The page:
There is evidence of income growth from the Element RI fund up until November 2008/09 but then income levels taper off. A cursory glance at the fund’s fact sheet finds that the objective of the fund is to grow capital and income over time, so there is not an exclusive focus on income growth. A look at the same analysis since the launch of the OM RI fund shows little evidence of income growth from either of the Real Income funds. The Clarus MET RI fund which was launched about seven years ago seems to be the only RI fund to have shown signs of delivering income growth since its inception.
So the evidence is not compelling with most of the funds seemingly focused on total return as opposed to income growth.
What is the challenge with delivering real income?
The main challenge facing fund managers is that income growth comes primarily from two volatile asset classes, equities and listed property. Inflation-linked bonds also grow income over time but initial yields have been low. Dividends from equities tend to grow at a rate higher than inflation, while rental income from listed property grows at a contracted rate stipulated in rental agreements.
However, these asset classes can be volatile from a capital perspective. Income investors tend to shy away from funds that show too much capital volatility, and so RI funds find themselves in that space where they are competing for a smaller pool of investor assets. Income investors, retirees in particular, would be put off by any short-term capital volatility and favour traditional income and enhanced income funds instead.
The graph below shows the income produced from a property fund and a dividend yielding equity fund relative to the same Coronation Strategic Income fund. There is clear evidence of income growth from the property and the dividend equity fund. Although they produced lower income initially, they delivered more total income over the period.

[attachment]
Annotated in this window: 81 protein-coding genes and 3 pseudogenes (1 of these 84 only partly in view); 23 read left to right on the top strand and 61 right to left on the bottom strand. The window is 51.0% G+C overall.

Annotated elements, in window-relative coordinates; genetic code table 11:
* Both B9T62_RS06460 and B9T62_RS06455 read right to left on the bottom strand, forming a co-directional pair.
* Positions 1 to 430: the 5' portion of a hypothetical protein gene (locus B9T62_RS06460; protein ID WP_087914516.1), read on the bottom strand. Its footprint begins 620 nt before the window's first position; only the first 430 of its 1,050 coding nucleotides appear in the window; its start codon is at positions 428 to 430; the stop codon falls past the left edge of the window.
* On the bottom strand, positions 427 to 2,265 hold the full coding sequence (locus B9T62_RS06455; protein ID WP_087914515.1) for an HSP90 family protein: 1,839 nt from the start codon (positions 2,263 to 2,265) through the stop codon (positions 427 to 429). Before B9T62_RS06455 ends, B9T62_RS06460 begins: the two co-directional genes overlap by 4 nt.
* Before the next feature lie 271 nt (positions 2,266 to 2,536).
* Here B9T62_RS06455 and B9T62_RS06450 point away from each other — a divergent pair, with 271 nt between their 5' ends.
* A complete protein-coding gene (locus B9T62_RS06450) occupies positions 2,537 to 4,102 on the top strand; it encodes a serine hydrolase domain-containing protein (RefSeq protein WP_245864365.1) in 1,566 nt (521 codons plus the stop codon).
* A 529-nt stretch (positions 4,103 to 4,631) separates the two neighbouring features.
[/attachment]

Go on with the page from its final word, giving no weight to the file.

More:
The reason the Coronation Strategic Income fund is significantly bigger than both funds is because of capital volatility shown in the graph below. Income investors do not seem to have the stomach for this capital volatility, and are often seduced by the initial higher income from the low-risk income fund. Therein lies the challenge for real income mandates, which is probably why managers tend to relent and focus on total return instead. There is over R360 billion invested in relatively conservative money market, income and enhanced income funds and less than 2% of that invested in real income funds, and asset management is a volume game.
Real income funds have a compelling proposition for income investors, but the asset management industry seems to have largely avoided the mandate. There is a real need for such a mandate but it does not seem that fund managers are prepared focus solely on income growth because of the capital volatility and the subsequent impact on sales. Managers that are prepared to tackle this challenge head on can, over time, build up track record which would allow them to compete for a larger share of assets. Until then they stand little chance of attracting any of the assets invested in enhanced income, income and money market funds.